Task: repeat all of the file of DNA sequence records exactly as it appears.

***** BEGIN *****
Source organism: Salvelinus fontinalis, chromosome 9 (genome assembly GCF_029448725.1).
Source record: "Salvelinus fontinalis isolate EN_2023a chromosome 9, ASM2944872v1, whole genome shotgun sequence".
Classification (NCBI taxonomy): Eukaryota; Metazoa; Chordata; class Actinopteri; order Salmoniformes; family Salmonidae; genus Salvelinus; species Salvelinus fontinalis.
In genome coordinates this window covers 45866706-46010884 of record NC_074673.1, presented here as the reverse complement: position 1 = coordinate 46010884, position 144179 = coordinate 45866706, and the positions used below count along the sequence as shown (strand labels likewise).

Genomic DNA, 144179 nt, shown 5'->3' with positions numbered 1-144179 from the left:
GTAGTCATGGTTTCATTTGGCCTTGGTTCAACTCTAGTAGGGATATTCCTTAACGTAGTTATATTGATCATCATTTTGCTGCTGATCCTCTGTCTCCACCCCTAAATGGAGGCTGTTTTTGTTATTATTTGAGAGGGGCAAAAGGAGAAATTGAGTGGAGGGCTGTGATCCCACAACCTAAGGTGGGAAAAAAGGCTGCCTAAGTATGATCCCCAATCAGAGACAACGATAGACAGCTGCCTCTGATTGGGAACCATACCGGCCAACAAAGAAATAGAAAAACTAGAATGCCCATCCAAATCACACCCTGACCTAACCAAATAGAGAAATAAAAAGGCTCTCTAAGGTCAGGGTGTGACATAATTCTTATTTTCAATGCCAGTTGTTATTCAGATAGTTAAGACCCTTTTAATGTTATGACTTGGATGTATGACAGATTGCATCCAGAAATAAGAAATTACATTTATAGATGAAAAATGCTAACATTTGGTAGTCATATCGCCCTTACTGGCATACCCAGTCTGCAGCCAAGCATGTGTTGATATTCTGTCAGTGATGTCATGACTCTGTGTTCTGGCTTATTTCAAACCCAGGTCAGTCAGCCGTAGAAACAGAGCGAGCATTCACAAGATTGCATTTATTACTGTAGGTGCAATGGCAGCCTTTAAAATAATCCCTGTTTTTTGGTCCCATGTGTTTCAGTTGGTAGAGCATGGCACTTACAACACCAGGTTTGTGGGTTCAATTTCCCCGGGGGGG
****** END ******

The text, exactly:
Source organism: Salvelinus fontinalis, chromosome 9 (genome assembly GCF_029448725.1).
Source record: "Salvelinus fontinalis isolate EN_2023a chromosome 9, ASM2944872v1, whole genome shotgun sequence".
Classification (NCBI taxonomy): Eukaryota; Metazoa; Chordata; class Actinopteri; order Salmoniformes; family Salmonidae; genus Salvelinus; species Salvelinus fontinalis.
In genome coordinates this window covers 45866706-46010884 of record NC_074673.1, presented here as the reverse complement: position 1 = coordinate 46010884, position 144179 = coordinate 45866706, and the positions used below count along the sequence as shown (strand labels likewise).

Genomic DNA, 144179 nt, shown 5'->3' with positions numbered 1-144179 from the left:
GTAGTCATGGTTTCATTTGGCCTTGGTTCAACTCTAGTAGGGATATTCCTTAACGTAGTTATATTGATCATCATTTTGCTGCTGATCCTCTGTCTCCACCCCTAAATGGAGGCTGTTTTTGTTATTATTTGAGAGGGGCAAAAGGAGAAATTGAGTGGAGGGCTGTGATCCCACAACCTAAGGTGGGAAAAAAGGCTGCCTAAGTATGATCCCCAATCAGAGACAACGATAGACAGCTGCCTCTGATTGGGAACCATACCGGCCAACAAAGAAATAGAAAAACTAGAATGCCCATCCAAATCACACCCTGACCTAACCAAATAGAGAAATAAAAAGGCTCTCTAAGGTCAGGGTGTGACATAATTCTTATTTTCAATGCCAGTTGTTATTCAGATAGTTAAGACCCTTTTAATGTTATGACTTGGATGTATGACAGATTGCATCCAGAAATAAGAAATTACATTTATAGATGAAAAATGCTAACATTTGGTAGTCATATCGCCCTTACTGGCATACCCAGTCTGCAGCCAAGCATGTGTTGATATTCTGTCAGTGATGTCATGACTCTGTGTTCTGGCTTATTTCAAACCCAGGTCAGTCAGCCGTAGAAACAGAGCGAGCATTCACAAGATTGCATTTATTACTGTAGGTGCAATGGCAGCCTTTAAAATAATCCCTGTTTTTTGGTCCCATGTGTTTCAGTTGGTAGAGCATGGCACTTACAACACCAGGTTTGTGGGTTCAATTTCCCCGGGGGGG